- Carl Rolsma
Like a cramdown in a Chapter 13 case, your car payments may be able to be reduced with a redemption in a Chapter 7 bankruptcy case. In a redemption, the Debtor pays the lender off with a payment equal to the value of the car. The Debtor is then no longer obligated to pay the lender the remaining balance of the car loan. What a deal! Well, maybe. For a redemption to work, the balance on the car loan needs to be significantly higher than the value of the car. Usually, several thousands of dollars. Most Debtors don't have thousands of dollars lying around. So, they redeem the car by obtaining a redemption loan from a redemption loan company. These are usually higher interest loans. But, if the numbers work, the Debtor can potentially save thousands of dollars over the life of the loan even if paying a higher interest rate because the redemption lowers the principal of the loan.
A redemption is achieved by filing a Motion to Redeem with the bankuptcy court. In the Motion the Debtor proposes a value of the car. If the lender agrees with the value of the car, then the redemption loan company will send payment to the lender and that original lender is now out of the picture. The Debtor will then have a new car loan, but now it will be with the redemption loan company and often with lower payments over a shorter term. If the lender does not agree with the value set forth in the Motion to Redeem, then some negotiations may go on to resolve that issue. If the parties can't agree on the value of the vehicle, then ultimately the bankruptcy judge will decide upon the value of the car. But it rarely gets to that point.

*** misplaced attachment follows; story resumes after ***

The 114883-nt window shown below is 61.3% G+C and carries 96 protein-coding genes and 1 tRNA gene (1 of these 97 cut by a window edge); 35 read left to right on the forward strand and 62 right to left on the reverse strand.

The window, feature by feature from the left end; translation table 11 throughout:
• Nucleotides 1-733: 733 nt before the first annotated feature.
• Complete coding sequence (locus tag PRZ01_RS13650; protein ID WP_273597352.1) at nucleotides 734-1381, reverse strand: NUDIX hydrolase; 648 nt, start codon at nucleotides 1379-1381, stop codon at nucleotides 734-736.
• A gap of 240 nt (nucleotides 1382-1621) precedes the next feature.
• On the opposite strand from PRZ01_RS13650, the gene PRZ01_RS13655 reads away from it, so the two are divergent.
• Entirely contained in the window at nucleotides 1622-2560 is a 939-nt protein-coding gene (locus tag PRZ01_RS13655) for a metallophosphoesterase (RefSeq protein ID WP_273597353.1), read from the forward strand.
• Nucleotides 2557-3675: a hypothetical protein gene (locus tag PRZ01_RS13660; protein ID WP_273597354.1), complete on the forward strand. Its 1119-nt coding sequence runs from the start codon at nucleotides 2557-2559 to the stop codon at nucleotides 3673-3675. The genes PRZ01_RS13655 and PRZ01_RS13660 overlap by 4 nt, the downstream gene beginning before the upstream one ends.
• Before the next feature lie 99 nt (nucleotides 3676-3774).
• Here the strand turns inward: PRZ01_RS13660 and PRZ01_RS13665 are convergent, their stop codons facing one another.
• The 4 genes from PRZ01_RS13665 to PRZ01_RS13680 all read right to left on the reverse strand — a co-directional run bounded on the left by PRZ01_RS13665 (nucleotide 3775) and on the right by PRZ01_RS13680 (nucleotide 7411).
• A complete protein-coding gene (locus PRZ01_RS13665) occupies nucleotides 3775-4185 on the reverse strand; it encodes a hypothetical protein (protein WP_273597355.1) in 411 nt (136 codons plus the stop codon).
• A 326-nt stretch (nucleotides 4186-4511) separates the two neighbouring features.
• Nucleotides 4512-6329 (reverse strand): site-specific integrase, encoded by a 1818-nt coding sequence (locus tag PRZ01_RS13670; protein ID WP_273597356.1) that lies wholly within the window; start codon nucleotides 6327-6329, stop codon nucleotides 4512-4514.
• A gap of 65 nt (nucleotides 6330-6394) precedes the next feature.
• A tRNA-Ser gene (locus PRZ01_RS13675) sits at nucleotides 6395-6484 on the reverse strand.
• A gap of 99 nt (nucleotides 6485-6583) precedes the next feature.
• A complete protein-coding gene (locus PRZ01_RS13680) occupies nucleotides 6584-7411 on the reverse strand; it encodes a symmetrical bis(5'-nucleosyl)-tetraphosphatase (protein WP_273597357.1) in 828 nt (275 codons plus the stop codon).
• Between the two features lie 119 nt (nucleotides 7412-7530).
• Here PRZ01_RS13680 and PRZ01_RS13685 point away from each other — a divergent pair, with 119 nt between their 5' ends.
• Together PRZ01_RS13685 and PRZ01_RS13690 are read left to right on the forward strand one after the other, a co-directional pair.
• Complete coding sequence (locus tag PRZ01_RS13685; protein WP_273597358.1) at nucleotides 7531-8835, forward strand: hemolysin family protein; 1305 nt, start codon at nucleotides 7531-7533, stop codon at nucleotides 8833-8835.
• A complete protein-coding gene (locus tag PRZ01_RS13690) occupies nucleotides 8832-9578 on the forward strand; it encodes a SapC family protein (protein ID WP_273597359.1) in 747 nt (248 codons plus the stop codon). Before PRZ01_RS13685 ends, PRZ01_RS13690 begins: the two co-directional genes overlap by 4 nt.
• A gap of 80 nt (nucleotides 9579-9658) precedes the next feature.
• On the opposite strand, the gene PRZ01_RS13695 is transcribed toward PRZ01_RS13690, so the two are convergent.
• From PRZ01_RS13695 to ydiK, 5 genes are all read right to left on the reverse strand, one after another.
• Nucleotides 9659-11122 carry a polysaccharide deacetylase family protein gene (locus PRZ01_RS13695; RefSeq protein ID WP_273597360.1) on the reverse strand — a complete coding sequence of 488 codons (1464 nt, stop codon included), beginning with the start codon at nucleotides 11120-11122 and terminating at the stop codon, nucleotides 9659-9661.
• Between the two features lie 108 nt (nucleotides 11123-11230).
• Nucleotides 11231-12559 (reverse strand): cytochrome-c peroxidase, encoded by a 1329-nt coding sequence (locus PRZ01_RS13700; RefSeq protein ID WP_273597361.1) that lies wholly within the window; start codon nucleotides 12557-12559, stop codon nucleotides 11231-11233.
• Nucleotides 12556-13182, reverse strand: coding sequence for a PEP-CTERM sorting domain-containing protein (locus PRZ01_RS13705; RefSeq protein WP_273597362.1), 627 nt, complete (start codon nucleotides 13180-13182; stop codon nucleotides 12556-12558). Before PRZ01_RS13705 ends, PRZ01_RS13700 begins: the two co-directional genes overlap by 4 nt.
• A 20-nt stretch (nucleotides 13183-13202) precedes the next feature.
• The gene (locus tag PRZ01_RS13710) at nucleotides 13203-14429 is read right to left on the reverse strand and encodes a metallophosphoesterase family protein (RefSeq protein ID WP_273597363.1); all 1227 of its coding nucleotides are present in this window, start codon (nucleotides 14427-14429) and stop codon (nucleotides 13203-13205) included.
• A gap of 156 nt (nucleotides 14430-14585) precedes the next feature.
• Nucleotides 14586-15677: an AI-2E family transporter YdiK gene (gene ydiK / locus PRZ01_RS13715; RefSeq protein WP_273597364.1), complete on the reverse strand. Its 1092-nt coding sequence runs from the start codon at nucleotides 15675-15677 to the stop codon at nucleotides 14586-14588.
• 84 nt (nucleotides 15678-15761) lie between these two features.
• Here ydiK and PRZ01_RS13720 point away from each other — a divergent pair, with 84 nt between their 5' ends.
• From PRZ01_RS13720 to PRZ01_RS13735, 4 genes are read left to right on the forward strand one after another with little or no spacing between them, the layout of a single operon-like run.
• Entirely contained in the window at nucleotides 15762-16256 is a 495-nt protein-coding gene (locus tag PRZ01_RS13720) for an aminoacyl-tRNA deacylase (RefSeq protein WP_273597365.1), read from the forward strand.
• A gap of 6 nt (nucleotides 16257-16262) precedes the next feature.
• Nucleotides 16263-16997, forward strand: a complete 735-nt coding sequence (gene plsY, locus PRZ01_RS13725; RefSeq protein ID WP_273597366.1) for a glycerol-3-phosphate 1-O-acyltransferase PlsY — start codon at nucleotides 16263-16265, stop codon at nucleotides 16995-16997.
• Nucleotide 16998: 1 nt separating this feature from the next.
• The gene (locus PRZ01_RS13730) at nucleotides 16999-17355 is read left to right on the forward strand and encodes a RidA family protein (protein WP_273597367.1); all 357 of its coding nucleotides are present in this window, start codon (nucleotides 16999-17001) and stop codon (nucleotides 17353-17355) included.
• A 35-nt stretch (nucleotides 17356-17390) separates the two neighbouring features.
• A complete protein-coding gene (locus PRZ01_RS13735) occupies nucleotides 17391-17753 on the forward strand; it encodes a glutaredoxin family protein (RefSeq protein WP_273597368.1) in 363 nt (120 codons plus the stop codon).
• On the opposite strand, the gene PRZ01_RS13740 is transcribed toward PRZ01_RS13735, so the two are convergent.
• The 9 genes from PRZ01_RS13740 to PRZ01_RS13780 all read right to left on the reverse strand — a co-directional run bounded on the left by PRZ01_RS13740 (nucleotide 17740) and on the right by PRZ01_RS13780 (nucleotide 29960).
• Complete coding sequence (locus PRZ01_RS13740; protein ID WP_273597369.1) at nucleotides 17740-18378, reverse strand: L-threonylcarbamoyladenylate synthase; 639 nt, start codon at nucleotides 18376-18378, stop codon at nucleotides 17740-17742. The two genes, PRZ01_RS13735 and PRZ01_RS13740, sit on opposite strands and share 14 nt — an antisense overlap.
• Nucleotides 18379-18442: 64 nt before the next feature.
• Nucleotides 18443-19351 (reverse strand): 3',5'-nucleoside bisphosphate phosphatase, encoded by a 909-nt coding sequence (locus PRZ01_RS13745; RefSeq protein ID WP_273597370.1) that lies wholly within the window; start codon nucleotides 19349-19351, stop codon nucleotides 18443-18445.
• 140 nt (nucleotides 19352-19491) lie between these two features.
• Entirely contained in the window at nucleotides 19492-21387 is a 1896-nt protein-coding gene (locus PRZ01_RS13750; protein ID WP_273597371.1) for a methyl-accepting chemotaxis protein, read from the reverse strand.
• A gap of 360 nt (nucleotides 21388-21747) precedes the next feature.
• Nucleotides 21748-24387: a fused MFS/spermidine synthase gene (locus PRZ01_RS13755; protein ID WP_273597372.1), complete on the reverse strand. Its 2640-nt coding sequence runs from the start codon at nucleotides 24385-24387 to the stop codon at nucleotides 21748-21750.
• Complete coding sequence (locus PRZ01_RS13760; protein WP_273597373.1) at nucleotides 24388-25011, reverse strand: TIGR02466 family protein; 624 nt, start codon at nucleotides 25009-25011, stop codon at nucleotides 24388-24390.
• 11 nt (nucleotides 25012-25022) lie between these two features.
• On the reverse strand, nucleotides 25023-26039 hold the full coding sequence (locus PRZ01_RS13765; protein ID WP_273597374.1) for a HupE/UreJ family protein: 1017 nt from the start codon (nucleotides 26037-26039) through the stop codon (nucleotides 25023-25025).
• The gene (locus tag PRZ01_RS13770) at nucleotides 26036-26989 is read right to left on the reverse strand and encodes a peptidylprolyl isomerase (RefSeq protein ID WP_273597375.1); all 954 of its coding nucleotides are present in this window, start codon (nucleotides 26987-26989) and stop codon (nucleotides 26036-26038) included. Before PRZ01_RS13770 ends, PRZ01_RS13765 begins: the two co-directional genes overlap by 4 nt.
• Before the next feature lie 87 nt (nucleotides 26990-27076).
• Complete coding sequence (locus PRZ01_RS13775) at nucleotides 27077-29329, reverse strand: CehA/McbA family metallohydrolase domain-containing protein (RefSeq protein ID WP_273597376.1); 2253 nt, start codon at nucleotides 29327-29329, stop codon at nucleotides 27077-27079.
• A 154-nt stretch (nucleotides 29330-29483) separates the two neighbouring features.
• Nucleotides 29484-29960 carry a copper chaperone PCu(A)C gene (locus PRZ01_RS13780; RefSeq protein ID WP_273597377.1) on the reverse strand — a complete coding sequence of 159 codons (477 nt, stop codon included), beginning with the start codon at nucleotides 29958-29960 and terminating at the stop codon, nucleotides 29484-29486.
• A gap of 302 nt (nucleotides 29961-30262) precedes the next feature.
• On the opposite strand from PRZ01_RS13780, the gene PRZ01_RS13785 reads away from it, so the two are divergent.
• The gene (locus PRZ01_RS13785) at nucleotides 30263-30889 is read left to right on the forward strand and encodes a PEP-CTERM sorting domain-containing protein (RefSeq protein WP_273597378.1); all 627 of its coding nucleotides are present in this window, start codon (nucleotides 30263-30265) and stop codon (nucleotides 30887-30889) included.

Redemptions have recently become more challenging for Debtors due to the skyrocketing values of used cars. But, used cars seem to be coming back down to earth, and if that trend continues, redemptions could become common again in the future.
Give us a call if you would like to learn more about redemptions and whether one would be beneficial for you.